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"Fake news is cheap to produce. Genuine journalism is expensive." Toomas Hendrik Ilves

Feb. 15, 2023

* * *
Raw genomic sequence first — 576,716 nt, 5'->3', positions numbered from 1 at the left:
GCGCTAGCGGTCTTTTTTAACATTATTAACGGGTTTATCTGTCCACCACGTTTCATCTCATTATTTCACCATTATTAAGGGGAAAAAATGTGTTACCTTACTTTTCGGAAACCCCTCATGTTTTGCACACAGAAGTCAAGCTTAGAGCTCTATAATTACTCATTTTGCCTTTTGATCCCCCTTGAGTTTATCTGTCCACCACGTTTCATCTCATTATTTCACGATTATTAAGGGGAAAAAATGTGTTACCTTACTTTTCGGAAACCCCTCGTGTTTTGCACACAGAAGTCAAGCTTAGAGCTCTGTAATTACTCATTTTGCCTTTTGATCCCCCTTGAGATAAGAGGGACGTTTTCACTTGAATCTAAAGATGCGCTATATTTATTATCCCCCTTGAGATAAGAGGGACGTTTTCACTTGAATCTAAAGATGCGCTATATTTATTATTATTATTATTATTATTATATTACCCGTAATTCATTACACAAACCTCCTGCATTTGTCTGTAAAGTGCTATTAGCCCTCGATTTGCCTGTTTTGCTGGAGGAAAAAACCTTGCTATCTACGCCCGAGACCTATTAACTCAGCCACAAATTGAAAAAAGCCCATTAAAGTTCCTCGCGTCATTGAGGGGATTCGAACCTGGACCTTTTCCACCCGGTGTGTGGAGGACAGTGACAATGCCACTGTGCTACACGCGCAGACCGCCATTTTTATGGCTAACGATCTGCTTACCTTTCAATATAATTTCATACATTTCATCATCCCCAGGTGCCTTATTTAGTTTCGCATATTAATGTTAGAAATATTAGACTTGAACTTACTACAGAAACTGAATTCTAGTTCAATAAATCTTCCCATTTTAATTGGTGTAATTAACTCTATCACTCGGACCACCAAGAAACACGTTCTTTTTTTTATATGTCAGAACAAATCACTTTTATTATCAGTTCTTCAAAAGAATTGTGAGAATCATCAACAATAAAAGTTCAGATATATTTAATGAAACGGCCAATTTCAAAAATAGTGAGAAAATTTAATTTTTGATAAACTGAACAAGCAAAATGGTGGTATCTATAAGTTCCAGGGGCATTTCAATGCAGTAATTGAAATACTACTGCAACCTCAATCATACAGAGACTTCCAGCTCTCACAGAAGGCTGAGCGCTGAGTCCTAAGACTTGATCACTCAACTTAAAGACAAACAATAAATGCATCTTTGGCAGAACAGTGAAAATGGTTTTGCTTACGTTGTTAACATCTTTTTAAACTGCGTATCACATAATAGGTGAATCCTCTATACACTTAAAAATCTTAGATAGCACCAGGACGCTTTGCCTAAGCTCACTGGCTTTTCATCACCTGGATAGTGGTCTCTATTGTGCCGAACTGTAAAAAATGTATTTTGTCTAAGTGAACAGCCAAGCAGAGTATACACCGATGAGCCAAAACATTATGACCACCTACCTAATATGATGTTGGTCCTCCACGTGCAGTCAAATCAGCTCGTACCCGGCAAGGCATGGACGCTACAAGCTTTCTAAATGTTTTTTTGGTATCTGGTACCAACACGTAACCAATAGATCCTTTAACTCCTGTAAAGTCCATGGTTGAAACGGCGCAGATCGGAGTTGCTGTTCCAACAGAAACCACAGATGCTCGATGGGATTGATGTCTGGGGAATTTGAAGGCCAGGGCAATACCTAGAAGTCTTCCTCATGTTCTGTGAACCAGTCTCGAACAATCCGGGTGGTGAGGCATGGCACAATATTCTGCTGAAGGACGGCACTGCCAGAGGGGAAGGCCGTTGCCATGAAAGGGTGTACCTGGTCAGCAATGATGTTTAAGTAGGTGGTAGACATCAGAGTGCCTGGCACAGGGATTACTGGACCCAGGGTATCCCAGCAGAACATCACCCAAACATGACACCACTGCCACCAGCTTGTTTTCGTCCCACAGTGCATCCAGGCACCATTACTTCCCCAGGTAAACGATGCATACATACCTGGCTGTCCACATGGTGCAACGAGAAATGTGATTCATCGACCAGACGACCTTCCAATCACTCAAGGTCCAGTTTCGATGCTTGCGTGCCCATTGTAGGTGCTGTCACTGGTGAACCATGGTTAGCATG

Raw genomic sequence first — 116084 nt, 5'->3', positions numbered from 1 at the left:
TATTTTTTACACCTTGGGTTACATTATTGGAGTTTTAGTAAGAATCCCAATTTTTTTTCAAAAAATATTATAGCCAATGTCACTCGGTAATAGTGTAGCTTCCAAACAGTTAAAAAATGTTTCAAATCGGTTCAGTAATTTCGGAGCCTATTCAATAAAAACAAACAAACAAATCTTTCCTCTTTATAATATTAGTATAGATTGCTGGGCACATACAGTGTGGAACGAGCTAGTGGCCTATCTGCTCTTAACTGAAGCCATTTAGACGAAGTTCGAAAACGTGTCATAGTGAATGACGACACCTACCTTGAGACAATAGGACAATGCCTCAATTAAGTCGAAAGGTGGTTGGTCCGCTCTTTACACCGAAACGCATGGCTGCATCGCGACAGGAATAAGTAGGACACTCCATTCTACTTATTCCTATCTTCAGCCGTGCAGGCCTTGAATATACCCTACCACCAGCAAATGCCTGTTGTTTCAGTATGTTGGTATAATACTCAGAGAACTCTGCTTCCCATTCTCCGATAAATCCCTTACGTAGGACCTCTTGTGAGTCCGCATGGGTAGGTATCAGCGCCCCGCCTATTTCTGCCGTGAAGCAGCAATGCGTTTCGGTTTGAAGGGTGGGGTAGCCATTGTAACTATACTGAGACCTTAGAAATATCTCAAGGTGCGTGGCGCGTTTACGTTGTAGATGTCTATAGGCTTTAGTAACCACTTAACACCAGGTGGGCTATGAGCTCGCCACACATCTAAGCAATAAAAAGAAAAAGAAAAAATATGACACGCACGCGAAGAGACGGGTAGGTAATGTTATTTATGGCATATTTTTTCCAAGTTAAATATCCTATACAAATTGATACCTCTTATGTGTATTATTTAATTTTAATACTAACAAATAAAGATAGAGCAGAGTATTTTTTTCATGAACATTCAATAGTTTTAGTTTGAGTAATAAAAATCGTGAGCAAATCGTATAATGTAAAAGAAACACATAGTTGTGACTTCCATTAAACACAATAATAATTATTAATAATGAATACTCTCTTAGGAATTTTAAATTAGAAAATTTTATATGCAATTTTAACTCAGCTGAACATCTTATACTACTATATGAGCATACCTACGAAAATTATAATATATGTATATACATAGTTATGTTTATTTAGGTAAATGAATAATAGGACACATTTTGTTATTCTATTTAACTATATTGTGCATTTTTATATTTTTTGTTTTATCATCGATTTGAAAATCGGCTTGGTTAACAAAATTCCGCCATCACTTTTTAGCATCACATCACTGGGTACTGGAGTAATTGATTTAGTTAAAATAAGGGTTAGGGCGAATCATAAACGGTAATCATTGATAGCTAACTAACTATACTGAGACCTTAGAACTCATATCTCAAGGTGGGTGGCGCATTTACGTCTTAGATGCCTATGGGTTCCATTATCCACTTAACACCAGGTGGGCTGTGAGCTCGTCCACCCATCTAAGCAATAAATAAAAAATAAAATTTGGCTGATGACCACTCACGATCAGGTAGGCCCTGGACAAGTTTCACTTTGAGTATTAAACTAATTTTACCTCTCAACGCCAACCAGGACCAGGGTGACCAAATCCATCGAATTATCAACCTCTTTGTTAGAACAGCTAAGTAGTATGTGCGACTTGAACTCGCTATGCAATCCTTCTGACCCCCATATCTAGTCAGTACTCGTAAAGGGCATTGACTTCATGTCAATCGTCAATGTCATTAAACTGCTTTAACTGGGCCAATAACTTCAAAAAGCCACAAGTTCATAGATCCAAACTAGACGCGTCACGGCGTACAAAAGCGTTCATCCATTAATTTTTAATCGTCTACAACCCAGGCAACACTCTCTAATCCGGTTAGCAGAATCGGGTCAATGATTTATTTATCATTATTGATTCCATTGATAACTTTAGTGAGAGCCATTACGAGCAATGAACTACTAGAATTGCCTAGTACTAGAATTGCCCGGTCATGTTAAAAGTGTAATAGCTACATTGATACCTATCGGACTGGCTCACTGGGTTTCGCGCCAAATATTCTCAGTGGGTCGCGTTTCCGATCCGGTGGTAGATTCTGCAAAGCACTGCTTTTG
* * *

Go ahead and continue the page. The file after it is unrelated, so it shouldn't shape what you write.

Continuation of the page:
Looking at the autism news this morning, I discovered yet again that there is a “cure”. Multiple news services announcing that researchers have found a $3 pill that will take it all away. The words “might”, “help”, etc. are scattered throughout the articles to avoid any liability for any misinformation spread through their “sound bite” version of a long, arduous study with complicated scientific results. The headlines announce the breakthrough hoping to tease desperate families into an instant of belief that will cause them to read the article in a news cycle ruled by the number of clicks generated. This is not a problem that is unique to the autism world, it just cuts a little deeper when it is your loved one they are talking about. Skimming the news article, I find the link to the actual research article and try to understand the complex scientific jargon. My first hint that this is not the “magic wand” we are all hoping for is the fact that they magic $3 pill is a drug that my son and thousands of others like him have already been on for years in a quest to control their seizure disorder. Sadly, it did not “switch off” their autism as the news article suggested. The research article makes no such promises, but instead tries to identify an additional factor that might contribute to the ever-building wave of individuals with autism and related disorders. Sensationalized reporting from reputable news sources lays the groundwork for outright lies spread by people taking advantage of an at-risk population. The research is important for the scientific and autism communities, and it should be covered by the press, but today we honor responsible news reporting. Our heroes are those that put the spread of information without exaggerated claims before profits. Those that refuse to make money on the backs of a distressed population in hopes of an emotional response that will up their reader statistics. Our heroes are the limited few who still believe in the importance of truth in reporting.